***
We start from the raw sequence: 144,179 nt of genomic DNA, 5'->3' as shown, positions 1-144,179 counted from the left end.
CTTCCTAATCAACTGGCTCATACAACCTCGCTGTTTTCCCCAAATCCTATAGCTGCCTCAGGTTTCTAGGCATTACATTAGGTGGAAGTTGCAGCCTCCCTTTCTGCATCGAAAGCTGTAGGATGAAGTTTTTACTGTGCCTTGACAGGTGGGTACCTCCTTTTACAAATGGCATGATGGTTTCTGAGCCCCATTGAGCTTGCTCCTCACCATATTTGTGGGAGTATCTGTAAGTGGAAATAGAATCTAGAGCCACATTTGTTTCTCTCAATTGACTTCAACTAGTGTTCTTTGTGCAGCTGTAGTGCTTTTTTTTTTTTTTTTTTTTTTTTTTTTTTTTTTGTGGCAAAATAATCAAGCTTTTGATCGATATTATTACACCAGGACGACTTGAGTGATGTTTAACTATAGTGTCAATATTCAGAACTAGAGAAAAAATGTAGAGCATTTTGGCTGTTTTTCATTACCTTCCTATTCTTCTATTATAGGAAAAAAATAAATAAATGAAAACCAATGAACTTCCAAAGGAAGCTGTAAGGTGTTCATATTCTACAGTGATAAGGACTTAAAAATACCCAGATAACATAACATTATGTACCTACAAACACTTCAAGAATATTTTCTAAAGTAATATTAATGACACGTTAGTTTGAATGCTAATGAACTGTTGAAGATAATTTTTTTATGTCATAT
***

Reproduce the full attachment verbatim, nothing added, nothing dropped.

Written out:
We start from the raw sequence: 144,179 nt of genomic DNA, 5'->3' as shown, positions 1-144,179 counted from the left end.
CTTCCTAATCAACTGGCTCATACAACCTCGCTGTTTTCCCCAAATCCTATAGCTGCCTCAGGTTTCTAGGCATTACATTAGGTGGAAGTTGCAGCCTCCCTTTCTGCATCGAAAGCTGTAGGATGAAGTTTTTACTGTGCCTTGACAGGTGGGTACCTCCTTTTACAAATGGCATGATGGTTTCTGAGCCCCATTGAGCTTGCTCCTCACCATATTTGTGGGAGTATCTGTAAGTGGAAATAGAATCTAGAGCCACATTTGTTTCTCTCAATTGACTTCAACTAGTGTTCTTTGTGCAGCTGTAGTGCTTTTTTTTTTTTTTTTTTTTTTTTTTTTTTTTTTGTGGCAAAATAATCAAGCTTTTGATCGATATTATTACACCAGGACGACTTGAGTGATGTTTAACTATAGTGTCAATATTCAGAACTAGAGAAAAAATGTAGAGCATTTTGGCTGTTTTTCATTACCTTCCTATTCTTCTATTATAGGAAAAAAATAAATAAATGAAAACCAATGAACTTCCAAAGGAAGCTGTAAGGTGTTCATATTCTACAGTGATAAGGACTTAAAAATACCCAGATAACATAACATTATGTACCTACAAACACTTCAAGAATATTTTCTAAAGTAATATTAATGACACGTTAGTTTGAATGCTAATGAACTGTTGAAGATAATTTTTTTATGTCATAT